Stress can get the best of anyone. The key to successful coping is to discover the strategy that works best for you.
Your stomach gets tied in knots each time you wonder if you’ve timed it right to conceive this month, or your heart is pounding as you sit in traffic and contemplate the presentation you’re about to give at work. If only you could relax (and regulate your body temperature), everything would be fine. You close your eyes and try to picture yourself at the beach house you rented last summer. No luck. You don’t “see” anything and actually find yourself even more tense.
“Relaxation is very individual,” says Jon Seskevich, a stress- and pain-management educator at Duke University Hospital in Durham, North Carolina. In fact, many of us fall into one of four basic stress types.
Type 1: The Monitor
The Monitor’s M.O. is control. You like to live in the present at all times and ask a lot of questions during stressful situations. Despite having an active imagination, you find it nearly impossible to mentally get away from the source of stress.
You Know You’re One If . . . In the OB-GYN’s office, you keep your eyes open and stay focused on what’s going on around you. You tend to inquire about every little poke and prod. (“Um…now what are you doing?”)
If asked to imagine yourself walking through a peaceful forest, you either get a blank screen or can’t focus on the image for more than a few seconds.
You’re filled with what-ifs when under stress. What if you get in a car accident over the weekend and miss your Monday deadline? What if your toddler hates his new babysitter? “The Monitor’s mind can be her worst enemy when it comes to relaxing,” says Dr. Patricia McWhorter, PhD, a clinical psychologist in St. Petersburg, Florida.
For general stress relief, Dr. McWhorter suggests you “connect with nature. Go for a leisurely walk or stroll with your kids in the park or sit by a river and watch the sunset.” If you don’t already, try attending religious services every so often. “You will probably be comforted by the hymns or simply the feeling of connection with others,” says Dr. Jenkins.
Stress Rx: Physical relaxation techniques such as belly breathing (breathing from the depths of your diaphragm) work best. During stressful situations, like at work minutes before you’re going to give a big presentation, monitor your breathing by placing your hand on your abdomen and watching it rise and fall in sync with each breath. Belly breathing distracts you from the event at hand. It also helps counteract the quick, shallow chest breathing associated with stress. As a result, it lowers your heart rate and blood pressure and sustains the amount of oxygen in your blood—all of which help short-circuit the release of fight-or-flight hormones such as epinephrine (adrenaline), noradrenaline, and cortisol throughout the body, says Seskevich.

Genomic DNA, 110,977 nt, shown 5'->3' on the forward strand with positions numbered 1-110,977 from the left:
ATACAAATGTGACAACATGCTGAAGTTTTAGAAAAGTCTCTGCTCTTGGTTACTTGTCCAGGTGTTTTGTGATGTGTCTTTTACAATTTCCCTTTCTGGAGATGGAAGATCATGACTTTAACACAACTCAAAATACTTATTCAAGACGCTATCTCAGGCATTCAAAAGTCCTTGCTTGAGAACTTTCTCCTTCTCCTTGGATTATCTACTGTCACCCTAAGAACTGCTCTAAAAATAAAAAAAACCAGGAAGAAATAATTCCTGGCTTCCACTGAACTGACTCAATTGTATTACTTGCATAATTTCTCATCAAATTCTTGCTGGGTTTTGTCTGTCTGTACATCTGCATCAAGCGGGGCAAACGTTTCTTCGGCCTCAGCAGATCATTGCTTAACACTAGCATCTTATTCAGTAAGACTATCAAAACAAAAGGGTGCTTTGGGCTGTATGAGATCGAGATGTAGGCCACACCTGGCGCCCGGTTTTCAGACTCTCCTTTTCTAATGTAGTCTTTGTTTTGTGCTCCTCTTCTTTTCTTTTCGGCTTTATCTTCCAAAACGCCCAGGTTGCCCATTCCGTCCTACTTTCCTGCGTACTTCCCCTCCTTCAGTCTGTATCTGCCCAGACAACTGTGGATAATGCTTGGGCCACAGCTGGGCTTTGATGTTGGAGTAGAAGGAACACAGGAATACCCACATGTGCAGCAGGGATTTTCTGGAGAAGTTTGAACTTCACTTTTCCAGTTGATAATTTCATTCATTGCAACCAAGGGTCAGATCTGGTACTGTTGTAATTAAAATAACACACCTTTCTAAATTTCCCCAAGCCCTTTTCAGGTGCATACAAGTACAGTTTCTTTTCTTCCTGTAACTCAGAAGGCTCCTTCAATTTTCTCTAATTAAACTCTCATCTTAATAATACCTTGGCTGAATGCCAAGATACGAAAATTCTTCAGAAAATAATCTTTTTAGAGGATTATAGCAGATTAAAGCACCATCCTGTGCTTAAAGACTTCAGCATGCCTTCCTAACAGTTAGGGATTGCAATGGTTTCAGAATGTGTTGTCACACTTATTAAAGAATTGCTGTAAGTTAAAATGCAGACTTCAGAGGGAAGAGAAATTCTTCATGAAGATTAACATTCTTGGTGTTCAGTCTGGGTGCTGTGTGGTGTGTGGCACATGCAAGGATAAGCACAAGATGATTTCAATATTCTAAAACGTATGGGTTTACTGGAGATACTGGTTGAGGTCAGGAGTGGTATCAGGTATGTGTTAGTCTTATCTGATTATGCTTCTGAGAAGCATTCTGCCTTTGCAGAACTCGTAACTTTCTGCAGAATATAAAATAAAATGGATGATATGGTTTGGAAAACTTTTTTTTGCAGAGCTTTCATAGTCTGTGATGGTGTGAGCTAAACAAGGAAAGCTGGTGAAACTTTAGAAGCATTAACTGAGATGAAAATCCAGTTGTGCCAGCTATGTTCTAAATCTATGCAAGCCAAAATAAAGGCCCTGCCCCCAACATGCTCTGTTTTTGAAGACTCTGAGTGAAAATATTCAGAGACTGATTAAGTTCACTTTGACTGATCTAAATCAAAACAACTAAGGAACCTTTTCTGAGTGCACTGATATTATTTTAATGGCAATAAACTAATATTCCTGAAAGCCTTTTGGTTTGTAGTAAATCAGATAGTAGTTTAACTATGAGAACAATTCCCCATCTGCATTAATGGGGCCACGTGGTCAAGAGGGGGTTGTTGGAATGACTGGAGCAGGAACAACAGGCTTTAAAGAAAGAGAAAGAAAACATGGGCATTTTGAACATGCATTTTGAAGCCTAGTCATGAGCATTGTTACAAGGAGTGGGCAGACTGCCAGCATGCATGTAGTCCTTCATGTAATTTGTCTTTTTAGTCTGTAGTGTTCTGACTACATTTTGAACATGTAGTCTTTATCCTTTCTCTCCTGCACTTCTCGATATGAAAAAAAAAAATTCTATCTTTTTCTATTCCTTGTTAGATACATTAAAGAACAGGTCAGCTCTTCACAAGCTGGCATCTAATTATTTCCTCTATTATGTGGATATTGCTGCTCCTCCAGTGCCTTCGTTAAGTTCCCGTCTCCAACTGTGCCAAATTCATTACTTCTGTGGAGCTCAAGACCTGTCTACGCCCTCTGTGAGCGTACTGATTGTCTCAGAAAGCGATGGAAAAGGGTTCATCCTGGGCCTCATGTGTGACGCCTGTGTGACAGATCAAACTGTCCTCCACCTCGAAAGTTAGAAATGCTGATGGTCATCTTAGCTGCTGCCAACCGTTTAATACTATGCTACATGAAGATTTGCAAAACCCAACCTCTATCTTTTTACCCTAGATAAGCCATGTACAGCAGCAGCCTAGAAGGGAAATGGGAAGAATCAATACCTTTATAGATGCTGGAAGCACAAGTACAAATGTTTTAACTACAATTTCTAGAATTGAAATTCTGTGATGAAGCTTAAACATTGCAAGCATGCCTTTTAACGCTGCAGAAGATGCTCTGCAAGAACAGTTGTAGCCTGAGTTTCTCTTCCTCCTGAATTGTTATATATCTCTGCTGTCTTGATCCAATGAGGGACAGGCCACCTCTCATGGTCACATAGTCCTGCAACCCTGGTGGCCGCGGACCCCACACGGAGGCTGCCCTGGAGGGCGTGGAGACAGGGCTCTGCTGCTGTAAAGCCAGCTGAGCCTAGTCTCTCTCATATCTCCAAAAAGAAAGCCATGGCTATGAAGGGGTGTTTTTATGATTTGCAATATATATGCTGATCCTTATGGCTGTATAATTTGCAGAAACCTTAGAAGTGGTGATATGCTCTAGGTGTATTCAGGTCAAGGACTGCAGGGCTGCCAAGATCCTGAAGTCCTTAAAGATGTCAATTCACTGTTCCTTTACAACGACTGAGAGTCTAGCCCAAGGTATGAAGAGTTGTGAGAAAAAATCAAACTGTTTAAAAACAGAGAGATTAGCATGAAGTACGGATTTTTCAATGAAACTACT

Monitors also benefit by fulfilling their need for information and control. If you or your child is diagnosed with a medical condition, for example, calm yourself by reading up on it. Have to give a presentation at the office? Practice, practice, practice.
Type 2: The Distracter
If you’re a distracter, you would rather stick your head in the sand and not know the details. You find it easy to mentally escape.
You Know You’re One If . . . During a medical procedure, you maintain a let-me-know-when-it’s-over mindset. “You’re inclined to say, ‘Just give me the big picture,’ or “Don’t tell me,'” says Dr. Carol Goldberg, PhD, a New York-based clinical psychologist and president of Getting Ahead Programs, which specializes in stress-management and wellness workshops.
During a choppy airplane ride, you find it easy to sleep or escape into a good book. You also want to be spared the pilot’s play-by-play on the PA system.
When your boss drops yet another last-minute project on your desk and you’re already late to get home and make dinner, you take a quick mental time-out and imagine yourself sipping margaritas on the veranda at sunset. Ahh….
StressRx: If this sounds like you, milk your talents for creative visualization. Imagine yourself somewhere better during trying times—but don’t focus on just any mental image. “Try different scenarios and pick one you truly find relaxing,” says Seskevich. Keep engaging reading material and your favorite movies on hand for instant escapism.
“Focus on an interesting object in the room or a complex and meaningful thought, something that gets your mind involved,” suggests Dr. C. David Jenkins, PhD, adjunct professor of psychiatry at the University of North Carolina at Chapel Hill.